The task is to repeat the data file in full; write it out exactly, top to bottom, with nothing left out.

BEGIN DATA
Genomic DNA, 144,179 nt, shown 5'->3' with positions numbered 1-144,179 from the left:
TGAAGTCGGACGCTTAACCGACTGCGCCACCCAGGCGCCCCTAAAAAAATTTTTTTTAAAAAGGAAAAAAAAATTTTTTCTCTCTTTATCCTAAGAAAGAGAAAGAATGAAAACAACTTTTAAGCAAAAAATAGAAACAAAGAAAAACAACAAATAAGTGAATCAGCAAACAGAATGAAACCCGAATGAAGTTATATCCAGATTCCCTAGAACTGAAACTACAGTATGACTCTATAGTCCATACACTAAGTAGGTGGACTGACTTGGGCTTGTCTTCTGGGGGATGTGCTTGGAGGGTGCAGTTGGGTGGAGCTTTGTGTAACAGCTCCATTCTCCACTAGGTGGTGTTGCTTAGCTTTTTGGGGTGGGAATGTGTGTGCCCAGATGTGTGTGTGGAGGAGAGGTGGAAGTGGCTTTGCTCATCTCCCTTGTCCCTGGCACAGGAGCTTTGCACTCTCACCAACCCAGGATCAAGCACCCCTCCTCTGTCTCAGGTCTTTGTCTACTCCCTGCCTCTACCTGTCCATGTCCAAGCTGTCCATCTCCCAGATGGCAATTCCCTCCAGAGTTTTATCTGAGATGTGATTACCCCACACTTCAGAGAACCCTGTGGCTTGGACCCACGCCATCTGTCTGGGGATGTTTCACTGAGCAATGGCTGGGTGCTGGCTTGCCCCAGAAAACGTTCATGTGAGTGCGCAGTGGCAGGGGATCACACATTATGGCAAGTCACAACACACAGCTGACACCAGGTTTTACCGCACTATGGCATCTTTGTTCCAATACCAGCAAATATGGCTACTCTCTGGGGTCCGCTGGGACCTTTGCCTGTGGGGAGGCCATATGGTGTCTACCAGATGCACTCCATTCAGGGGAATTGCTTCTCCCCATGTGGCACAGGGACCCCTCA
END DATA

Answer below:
Genomic DNA, 144,179 nt, shown 5'->3' with positions numbered 1-144,179 from the left:
TGAAGTCGGACGCTTAACCGACTGCGCCACCCAGGCGCCCCTAAAAAAATTTTTTTTAAAAAGGAAAAAAAAATTTTTTCTCTCTTTATCCTAAGAAAGAGAAAGAATGAAAACAACTTTTAAGCAAAAAATAGAAACAAAGAAAAACAACAAATAAGTGAATCAGCAAACAGAATGAAACCCGAATGAAGTTATATCCAGATTCCCTAGAACTGAAACTACAGTATGACTCTATAGTCCATACACTAAGTAGGTGGACTGACTTGGGCTTGTCTTCTGGGGGATGTGCTTGGAGGGTGCAGTTGGGTGGAGCTTTGTGTAACAGCTCCATTCTCCACTAGGTGGTGTTGCTTAGCTTTTTGGGGTGGGAATGTGTGTGCCCAGATGTGTGTGTGGAGGAGAGGTGGAAGTGGCTTTGCTCATCTCCCTTGTCCCTGGCACAGGAGCTTTGCACTCTCACCAACCCAGGATCAAGCACCCCTCCTCTGTCTCAGGTCTTTGTCTACTCCCTGCCTCTACCTGTCCATGTCCAAGCTGTCCATCTCCCAGATGGCAATTCCCTCCAGAGTTTTATCTGAGATGTGATTACCCCACACTTCAGAGAACCCTGTGGCTTGGACCCACGCCATCTGTCTGGGGATGTTTCACTGAGCAATGGCTGGGTGCTGGCTTGCCCCAGAAAACGTTCATGTGAGTGCGCAGTGGCAGGGGATCACACATTATGGCAAGTCACAACACACAGCTGACACCAGGTTTTACCGCACTATGGCATCTTTGTTCCAATACCAGCAAATATGGCTACTCTCTGGGGTCCGCTGGGACCTTTGCCTGTGGGGAGGCCATATGGTGTCTACCAGATGCACTCCATTCAGGGGAATTGCTTCTCCCCATGTGGCACAGGGACCCCTCA